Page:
While reports differ as to how extensive Egypt's grain reserves are, a shut off of grain imports would imperil Egypt's ability to feed itself.
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Today, the world asks "Who will rule Egypt?" Tomorrow, the world will ask, "Who will feed Egypt?" For regardless of which leader or faction emerges triumphant in the Egyptian power struggle, the new leadership will have to feed a population that is heavily dependent upon food subsidies and imported grain for its survival. And that will be a daunting task.

There was a time when Egypt was the breadbasket of the civilized world. The Roman Empire was long sustained by Egyptian wheat. Today, Egypt imports about half of its wheat, corn and other staples, and spends about $15 billion a year in food subsidies.

Few nations are as dependent on food imports as Egypt. It is, in fact, the world's largest importer of wheat. It's no coincidence that the current turmoil coincided with a surge in wheat commodity prices. Food inflation was far from the only reason people took to the streets, but it was a contributing factor. Food prices in Egypt have risen 17 percent in the past year, and in a country where 40 percent of the population lives near or below the poverty line, that's no small matter.

The immediate food challenge in Egypt is logistical. The street demonstrations have temporarily shut down the food distribution chain, from grain warehouses to bakeries. Within a matter of hours or days, major food shortages could develop, and add to the chaos that is now enveloping the country.

While reports differ as to how extensive Egypt's grain reserves are, a shut off of grain imports would imperil Egypt's ability to feed itself. The political turmoil has already weakened Egypt's credit rating, and a prolonged power struggle could easily endanger the country's ability to import more wheat.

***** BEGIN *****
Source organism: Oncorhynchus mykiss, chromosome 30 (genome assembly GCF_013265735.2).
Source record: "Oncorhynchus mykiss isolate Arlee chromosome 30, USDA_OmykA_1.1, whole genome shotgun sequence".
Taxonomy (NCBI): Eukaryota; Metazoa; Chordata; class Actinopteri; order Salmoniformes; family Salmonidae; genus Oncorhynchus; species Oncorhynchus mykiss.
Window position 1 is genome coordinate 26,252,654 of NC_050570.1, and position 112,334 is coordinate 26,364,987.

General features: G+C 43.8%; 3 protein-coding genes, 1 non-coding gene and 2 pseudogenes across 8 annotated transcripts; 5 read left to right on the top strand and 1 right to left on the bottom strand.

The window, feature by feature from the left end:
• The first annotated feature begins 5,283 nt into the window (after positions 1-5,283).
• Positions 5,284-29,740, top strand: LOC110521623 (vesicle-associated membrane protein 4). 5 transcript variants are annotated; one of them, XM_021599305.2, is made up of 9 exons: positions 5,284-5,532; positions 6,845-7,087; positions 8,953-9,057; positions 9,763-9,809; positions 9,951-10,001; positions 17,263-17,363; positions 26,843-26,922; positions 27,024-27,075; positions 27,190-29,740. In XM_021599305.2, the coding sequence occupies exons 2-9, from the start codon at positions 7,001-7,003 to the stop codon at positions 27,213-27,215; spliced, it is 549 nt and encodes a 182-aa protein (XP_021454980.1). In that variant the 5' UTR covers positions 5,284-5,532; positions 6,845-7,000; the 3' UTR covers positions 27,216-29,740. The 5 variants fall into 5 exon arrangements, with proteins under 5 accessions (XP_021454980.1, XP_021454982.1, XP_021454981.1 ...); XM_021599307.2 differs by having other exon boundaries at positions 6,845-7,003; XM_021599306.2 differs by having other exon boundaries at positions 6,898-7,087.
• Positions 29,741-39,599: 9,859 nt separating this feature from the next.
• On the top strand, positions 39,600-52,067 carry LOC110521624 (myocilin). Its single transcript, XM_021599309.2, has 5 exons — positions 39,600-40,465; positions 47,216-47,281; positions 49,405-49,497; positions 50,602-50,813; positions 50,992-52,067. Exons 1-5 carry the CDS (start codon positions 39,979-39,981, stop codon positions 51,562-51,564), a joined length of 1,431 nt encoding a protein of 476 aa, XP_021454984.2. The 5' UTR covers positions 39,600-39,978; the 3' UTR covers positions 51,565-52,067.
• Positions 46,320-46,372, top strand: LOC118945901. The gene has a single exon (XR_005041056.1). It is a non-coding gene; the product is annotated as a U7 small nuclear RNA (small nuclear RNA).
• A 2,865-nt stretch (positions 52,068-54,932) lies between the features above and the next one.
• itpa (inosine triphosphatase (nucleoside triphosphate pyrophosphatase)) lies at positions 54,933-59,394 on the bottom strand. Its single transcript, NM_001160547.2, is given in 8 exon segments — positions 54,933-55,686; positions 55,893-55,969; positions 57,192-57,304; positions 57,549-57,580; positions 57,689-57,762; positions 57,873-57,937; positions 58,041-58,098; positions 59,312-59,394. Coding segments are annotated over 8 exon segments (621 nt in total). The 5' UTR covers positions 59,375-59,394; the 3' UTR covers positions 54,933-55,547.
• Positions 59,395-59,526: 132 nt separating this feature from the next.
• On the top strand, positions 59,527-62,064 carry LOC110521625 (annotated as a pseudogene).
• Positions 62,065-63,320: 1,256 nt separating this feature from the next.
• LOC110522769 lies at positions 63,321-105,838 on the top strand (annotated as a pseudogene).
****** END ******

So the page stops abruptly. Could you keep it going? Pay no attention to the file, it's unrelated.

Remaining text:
The United States and Europe might offer some assistance. Given Egypt's strategic importance, that would make sense. But don't count on it. Pakistan is of enormous strategic interest to the U.S. and the West, but when floods devastated Pakistan last year, U.S. and other donor nation assistance fell far short of what was needed to address the crisis.

The larger question, however, is how will Egypt feed itself in the future. The current political crisis is likely to slow economic growth and scare away foreign investors. Even before the rioting, Egypt was not growing fast enough to reduce the vast number of unemployed young people. Unemployment has remained high for years.

Egypt's population , currently 81 million, is growing at 2 percent a year. By 2025, its population could reach 104 million, and by 2050 it population could be close to 140 million, an increase of 70 percent.

Rising population will mean less land available for agriculture, and if upstream usage of Nile river water increases, as appears likely, there could be less water for Egyptian farmers in the years ahead. Egypt's dependence on imported food will likely grow.

And Egypt, of course, is not the only country in the world that is increasingly dependent on food imports for survival. To feed its people in the decades ahead, Egypt will need to outbid other consumers of wheat for wheat imports, and that will require a booming economy. Otherwise, food subsidies will fail and Egypt's poor will be at the mercy of world food prices.

As uncertain as Egypt's political future is at this juncture, its food outlook is even more worrisome.

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